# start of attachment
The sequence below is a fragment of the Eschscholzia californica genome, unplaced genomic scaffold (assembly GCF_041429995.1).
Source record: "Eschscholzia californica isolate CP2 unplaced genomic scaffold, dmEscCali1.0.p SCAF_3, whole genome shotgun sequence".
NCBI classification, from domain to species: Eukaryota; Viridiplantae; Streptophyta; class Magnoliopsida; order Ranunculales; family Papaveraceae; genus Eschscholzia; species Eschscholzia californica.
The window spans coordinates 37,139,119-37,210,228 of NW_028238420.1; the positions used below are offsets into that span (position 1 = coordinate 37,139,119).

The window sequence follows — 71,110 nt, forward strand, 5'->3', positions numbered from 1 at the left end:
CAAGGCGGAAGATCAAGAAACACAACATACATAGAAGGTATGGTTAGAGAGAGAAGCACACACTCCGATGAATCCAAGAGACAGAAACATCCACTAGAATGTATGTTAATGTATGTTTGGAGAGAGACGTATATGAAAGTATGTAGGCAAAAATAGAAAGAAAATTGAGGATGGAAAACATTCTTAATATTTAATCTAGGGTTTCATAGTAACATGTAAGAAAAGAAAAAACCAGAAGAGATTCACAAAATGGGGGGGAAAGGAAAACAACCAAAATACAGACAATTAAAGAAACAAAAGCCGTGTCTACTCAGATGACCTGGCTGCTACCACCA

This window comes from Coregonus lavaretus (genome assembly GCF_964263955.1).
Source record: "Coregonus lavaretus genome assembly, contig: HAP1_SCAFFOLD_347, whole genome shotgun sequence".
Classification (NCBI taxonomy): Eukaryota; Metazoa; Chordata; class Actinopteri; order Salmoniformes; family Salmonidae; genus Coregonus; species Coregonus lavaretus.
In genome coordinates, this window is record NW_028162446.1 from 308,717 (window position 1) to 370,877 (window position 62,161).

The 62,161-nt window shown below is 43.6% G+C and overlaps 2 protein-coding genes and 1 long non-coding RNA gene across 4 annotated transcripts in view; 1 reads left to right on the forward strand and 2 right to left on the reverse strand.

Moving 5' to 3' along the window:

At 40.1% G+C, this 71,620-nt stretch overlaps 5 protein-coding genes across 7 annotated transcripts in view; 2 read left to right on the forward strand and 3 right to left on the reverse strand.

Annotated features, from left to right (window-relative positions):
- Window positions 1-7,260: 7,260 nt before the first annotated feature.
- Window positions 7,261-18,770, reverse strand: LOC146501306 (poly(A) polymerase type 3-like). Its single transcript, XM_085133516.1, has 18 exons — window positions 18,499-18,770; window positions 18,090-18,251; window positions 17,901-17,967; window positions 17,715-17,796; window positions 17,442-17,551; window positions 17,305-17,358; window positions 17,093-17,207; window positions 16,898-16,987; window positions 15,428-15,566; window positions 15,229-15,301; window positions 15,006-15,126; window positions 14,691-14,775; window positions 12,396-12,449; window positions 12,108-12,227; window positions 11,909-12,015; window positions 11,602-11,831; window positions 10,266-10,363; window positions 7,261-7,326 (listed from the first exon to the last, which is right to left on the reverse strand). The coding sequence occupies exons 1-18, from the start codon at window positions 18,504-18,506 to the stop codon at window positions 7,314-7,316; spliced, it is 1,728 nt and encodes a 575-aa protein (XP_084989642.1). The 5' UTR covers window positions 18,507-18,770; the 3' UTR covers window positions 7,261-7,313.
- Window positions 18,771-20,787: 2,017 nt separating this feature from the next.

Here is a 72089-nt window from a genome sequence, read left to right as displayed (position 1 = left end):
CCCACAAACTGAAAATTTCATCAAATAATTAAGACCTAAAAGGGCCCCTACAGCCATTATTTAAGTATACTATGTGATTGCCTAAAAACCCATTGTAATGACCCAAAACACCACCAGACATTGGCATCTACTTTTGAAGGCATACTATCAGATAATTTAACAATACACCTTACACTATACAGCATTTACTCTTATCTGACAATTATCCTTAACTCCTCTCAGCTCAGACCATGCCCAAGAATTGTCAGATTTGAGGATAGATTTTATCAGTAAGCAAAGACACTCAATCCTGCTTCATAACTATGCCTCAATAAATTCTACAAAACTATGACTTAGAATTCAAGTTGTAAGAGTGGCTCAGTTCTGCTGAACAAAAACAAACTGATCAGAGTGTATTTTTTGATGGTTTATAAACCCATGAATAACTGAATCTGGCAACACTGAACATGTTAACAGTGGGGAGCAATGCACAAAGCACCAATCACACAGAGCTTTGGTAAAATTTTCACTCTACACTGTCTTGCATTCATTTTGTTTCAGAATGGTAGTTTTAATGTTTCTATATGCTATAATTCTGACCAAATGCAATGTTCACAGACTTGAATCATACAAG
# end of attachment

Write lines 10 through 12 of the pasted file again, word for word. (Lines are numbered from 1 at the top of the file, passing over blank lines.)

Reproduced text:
In genome coordinates, this window is record NW_028162446.1 from 308,717 (window position 1) to 370,877 (window position 62,161).

The 62,161-nt window shown below is 43.6% G+C and overlaps 2 protein-coding genes and 1 long non-coding RNA gene across 4 annotated transcripts in view; 1 reads left to right on the forward strand and 2 right to left on the reverse strand.

Moving 5' to 3' along the window: